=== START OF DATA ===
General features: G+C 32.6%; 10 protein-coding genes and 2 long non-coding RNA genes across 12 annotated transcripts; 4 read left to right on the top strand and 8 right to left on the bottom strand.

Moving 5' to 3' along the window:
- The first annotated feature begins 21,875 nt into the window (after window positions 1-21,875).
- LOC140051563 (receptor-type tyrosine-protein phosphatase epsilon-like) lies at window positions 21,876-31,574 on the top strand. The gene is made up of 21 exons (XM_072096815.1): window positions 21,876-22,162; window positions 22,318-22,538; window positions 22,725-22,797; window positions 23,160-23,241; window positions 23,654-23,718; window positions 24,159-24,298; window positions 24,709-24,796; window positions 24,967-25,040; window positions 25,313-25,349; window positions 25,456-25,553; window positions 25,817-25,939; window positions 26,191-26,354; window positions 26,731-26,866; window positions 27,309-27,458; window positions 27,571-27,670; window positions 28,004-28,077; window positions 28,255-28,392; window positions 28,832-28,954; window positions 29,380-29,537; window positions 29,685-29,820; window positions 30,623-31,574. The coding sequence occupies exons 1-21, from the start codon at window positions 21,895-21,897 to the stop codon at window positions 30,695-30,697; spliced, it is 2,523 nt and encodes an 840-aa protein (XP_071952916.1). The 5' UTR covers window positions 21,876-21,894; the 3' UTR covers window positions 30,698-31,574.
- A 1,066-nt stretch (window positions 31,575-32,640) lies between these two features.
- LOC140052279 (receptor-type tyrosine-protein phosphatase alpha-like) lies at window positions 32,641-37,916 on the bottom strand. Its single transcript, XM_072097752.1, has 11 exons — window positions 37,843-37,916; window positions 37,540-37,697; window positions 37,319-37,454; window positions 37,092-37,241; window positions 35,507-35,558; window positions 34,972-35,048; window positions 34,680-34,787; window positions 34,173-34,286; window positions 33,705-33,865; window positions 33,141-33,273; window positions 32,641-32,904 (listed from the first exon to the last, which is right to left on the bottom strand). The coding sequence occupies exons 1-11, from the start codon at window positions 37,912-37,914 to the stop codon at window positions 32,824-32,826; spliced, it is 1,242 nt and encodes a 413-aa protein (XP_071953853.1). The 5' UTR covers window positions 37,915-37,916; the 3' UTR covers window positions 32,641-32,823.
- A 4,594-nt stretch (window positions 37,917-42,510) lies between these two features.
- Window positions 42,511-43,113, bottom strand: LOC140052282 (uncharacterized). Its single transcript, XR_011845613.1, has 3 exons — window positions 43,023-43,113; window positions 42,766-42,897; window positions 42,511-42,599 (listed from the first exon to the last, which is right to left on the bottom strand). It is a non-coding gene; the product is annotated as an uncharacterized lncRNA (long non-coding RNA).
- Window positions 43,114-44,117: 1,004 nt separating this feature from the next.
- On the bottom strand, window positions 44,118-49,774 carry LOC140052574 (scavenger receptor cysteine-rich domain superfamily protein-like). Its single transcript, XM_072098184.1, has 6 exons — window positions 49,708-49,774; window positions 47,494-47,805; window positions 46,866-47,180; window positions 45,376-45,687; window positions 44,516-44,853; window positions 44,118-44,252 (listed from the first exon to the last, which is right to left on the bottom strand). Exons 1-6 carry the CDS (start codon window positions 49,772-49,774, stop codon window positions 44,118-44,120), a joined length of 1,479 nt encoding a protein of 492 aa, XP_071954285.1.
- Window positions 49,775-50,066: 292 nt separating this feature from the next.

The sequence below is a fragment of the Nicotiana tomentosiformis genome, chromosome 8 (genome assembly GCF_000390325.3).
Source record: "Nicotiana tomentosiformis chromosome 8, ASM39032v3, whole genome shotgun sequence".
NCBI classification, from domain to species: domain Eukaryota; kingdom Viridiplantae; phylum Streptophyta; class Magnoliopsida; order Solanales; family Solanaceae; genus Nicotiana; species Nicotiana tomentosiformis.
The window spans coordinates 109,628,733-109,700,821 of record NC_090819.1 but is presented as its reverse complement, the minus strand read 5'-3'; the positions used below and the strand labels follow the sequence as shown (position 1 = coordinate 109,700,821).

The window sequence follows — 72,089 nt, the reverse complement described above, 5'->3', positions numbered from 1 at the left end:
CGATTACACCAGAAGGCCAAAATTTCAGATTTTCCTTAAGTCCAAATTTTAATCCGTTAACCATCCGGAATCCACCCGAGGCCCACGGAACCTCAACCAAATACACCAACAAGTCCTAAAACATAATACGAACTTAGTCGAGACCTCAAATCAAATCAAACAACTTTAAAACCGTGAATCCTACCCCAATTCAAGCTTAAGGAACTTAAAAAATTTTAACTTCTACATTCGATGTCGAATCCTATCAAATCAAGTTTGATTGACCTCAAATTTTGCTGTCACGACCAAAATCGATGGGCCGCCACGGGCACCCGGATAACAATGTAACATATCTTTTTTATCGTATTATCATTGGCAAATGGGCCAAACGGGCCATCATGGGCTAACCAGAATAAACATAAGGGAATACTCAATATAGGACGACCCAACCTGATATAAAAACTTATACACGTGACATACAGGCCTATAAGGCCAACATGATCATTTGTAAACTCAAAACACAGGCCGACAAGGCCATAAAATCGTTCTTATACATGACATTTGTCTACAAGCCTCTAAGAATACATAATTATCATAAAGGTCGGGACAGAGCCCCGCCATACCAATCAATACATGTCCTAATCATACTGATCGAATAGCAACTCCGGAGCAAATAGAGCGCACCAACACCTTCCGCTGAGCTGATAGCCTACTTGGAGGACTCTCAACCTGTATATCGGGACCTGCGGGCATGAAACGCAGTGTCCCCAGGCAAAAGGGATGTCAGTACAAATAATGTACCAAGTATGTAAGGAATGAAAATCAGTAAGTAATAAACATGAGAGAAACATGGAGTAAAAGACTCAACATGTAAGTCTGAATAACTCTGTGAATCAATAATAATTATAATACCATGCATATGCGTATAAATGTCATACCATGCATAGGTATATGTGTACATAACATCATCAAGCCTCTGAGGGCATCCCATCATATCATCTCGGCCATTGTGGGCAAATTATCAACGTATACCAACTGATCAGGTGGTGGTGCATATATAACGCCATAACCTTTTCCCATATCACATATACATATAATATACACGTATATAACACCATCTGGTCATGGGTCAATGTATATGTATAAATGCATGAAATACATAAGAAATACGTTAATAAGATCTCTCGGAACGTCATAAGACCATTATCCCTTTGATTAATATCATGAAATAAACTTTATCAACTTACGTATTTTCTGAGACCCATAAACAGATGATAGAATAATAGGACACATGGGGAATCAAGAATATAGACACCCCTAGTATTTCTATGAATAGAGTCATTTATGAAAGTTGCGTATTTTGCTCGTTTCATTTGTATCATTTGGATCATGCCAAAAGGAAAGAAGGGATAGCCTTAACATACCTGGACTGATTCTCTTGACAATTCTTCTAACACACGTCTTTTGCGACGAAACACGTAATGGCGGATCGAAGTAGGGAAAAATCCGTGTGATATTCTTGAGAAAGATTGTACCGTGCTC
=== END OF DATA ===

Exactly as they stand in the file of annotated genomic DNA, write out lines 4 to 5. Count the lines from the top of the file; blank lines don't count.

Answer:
- LOC140051563 (receptor-type tyrosine-protein phosphatase epsilon-like) lies at window positions 21,876-31,574 on the top strand. The gene is made up of 21 exons (XM_072096815.1): window positions 21,876-22,162; window positions 22,318-22,538; window positions 22,725-22,797; window positions 23,160-23,241; window positions 23,654-23,718; window positions 24,159-24,298; window positions 24,709-24,796; window positions 24,967-25,040; window positions 25,313-25,349; window positions 25,456-25,553; window positions 25,817-25,939; window positions 26,191-26,354; window positions 26,731-26,866; window positions 27,309-27,458; window positions 27,571-27,670; window positions 28,004-28,077; window positions 28,255-28,392; window positions 28,832-28,954; window positions 29,380-29,537; window positions 29,685-29,820; window positions 30,623-31,574. The coding sequence occupies exons 1-21, from the start codon at window positions 21,895-21,897 to the stop codon at window positions 30,695-30,697; spliced, it is 2,523 nt and encodes an 840-aa protein (XP_071952916.1). The 5' UTR covers window positions 21,876-21,894; the 3' UTR covers window positions 30,698-31,574.
- A 1,066-nt stretch (window positions 31,575-32,640) lies between these two features.